Apple's "revolutionary" iPhone 4 came under intense scrutiny earlier this year over the device's "death grip" reception issues. According to a report from gdgt, the phone may have yet another design flaw.
Gdgt's Ryan Block speculates that Apple may have to face "glassgate" in the wake of its "antennagate" problems:
According to my sources both inside and outside Apple, after Antennagate the iPhone engineering team identified another potential design flaw that appears to have sent them into a quiet lockdown, and has them working behind the scenes in what's been described to me as something of a quiet panic to preempt any further tarnishing the iPhone brand. Apple has apparently found that non-bumper style cases -- specifically those that slide onto the iPhone 4, which are occasionally prone to particulate matter getting caught between the rear of the phone and the case -- can cause unexpected scratching that could quickly develop into full-on cracking or even much larger fracturing of the entire rear pane of glass. To put it another way: Apple is afraid you might buy a standard slide-on iPhone case, put it on your phone, and then discover the next time you take it off that the entire back of your device has been shattered by no fault of your own.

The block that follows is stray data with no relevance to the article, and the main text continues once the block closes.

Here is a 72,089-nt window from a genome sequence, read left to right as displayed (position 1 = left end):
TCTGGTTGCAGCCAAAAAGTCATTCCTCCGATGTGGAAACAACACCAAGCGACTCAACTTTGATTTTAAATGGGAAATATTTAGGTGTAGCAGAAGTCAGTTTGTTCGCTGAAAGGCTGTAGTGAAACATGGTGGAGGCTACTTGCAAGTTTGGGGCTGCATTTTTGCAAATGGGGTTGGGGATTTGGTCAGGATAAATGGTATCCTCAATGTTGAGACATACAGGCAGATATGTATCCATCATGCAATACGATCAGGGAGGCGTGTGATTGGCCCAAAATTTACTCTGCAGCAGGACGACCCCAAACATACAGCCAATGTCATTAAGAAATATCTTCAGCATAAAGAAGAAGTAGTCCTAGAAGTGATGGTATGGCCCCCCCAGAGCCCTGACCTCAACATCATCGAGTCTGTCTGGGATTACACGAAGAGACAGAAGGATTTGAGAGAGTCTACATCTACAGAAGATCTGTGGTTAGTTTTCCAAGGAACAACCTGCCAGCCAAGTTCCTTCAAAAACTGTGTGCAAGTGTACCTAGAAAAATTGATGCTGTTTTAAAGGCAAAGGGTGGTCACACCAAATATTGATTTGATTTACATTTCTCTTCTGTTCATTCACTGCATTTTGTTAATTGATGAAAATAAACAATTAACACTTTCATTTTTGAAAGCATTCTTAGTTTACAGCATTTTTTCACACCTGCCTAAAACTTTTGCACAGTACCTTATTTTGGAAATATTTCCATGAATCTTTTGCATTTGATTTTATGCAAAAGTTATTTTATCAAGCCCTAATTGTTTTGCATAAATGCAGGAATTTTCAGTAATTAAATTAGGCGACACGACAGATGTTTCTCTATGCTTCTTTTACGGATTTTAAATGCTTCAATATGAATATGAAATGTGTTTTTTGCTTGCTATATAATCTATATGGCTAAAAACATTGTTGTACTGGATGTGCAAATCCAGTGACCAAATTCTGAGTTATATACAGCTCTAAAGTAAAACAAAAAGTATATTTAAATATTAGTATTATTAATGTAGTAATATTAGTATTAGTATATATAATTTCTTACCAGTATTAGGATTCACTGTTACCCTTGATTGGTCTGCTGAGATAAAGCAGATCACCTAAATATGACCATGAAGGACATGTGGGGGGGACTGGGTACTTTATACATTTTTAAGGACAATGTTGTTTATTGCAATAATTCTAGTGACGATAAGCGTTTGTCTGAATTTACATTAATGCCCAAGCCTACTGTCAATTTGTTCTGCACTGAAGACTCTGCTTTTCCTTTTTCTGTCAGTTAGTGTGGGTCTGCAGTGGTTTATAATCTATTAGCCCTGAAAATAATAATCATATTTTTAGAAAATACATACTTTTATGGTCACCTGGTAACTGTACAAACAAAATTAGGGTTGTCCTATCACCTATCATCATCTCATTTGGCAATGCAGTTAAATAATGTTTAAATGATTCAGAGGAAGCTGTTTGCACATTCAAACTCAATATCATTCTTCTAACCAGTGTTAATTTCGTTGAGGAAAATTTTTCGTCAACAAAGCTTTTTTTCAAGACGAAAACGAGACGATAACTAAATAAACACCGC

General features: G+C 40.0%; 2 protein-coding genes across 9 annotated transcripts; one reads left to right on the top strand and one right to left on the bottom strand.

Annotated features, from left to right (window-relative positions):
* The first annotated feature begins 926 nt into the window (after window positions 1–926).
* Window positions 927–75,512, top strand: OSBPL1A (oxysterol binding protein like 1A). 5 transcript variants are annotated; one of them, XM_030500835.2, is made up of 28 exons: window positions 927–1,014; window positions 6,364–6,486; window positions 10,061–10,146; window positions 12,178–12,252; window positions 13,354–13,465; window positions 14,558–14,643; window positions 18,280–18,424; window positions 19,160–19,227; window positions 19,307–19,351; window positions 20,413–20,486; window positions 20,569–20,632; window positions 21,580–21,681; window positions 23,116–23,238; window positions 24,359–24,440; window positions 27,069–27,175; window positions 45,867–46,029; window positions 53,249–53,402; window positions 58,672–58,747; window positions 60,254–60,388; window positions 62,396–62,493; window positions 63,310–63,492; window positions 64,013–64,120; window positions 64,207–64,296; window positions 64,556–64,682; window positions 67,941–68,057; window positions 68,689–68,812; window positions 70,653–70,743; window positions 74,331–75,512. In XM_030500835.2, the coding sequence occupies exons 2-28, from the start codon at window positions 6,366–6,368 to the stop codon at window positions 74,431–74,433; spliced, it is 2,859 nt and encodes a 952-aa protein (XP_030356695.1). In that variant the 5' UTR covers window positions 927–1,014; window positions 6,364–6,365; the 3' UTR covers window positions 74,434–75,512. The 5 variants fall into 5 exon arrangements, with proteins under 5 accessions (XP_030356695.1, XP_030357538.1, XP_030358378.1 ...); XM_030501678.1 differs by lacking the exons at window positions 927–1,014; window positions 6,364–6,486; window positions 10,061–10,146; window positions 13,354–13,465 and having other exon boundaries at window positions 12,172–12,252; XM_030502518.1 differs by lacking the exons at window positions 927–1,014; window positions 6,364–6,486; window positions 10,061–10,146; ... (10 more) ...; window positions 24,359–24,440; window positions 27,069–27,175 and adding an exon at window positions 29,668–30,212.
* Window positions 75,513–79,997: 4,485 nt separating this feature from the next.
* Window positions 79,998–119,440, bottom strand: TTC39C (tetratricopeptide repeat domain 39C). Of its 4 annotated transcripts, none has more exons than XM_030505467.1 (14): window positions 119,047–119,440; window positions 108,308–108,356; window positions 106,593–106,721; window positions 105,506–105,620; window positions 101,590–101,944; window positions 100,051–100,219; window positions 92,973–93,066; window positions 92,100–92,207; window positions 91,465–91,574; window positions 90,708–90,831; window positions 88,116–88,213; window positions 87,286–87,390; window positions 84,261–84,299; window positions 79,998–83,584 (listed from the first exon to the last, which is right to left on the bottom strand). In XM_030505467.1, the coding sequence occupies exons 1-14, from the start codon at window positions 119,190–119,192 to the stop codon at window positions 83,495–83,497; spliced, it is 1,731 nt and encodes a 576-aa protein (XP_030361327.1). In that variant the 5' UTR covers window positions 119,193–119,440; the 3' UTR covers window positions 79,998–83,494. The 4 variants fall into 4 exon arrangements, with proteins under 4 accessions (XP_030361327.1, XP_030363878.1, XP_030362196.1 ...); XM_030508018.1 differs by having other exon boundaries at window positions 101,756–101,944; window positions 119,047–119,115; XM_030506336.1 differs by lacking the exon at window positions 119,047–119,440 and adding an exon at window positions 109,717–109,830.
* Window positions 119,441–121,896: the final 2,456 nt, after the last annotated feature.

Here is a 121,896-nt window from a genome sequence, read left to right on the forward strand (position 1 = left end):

According to Block, Apple has responded by limiting the sales of non-bumper, third-party iPhone 4 cases (which can cause scratches that can lead to cracking and even fractures), and has launched tests, within Apple, that are focused on investigating these issues further.
Gizmodo opines that Block's report is credible as it helps to explain a number of recent developments, including, "Why, in part, the bumper cases are designed the way they are. (There's no contact with the glass back, and it covers the iPhone 4's antenna.) Why there's been a relative dearth of iPhone 4 accessories on shelves. And why the WSJ reports that the next iPhone will have an entirely different form factor-- to solve the problems inherent to the iPhone 4's design."
CNN notes that previous Apple products, including its iPhone, have suffered from cracking: "Both the Mac G4 Cube, which was introduced in 2000, and the iPhone 3G experienced reports from users that the outsides were developing "hairline surface cracks."
The Wall Street Journal suggested in an article Wednesday that Apple is developing an "iPhone 5" that "would be a different form factor than those that are currently available." (See what it might look like)
When he unveiled the iPhone 4, Apple CEO Steve Jobs boasted that the new smartphone's glass screen was more scratch-resistant and stronger than plastic.
However, the blog iFixYouri wrote in June that they had found "a design flaw that will bite [Apple] in the future." Specifically, "On the new iPhone, the glass basically sits on top of the aluminum frame. On the old iphone, it was recessed and protected by a chrome bezel," iFixYouri wrote.
Have you experienced cracking or fracturing with your iPhone 4? Do you think there is a design issue? Tell us below.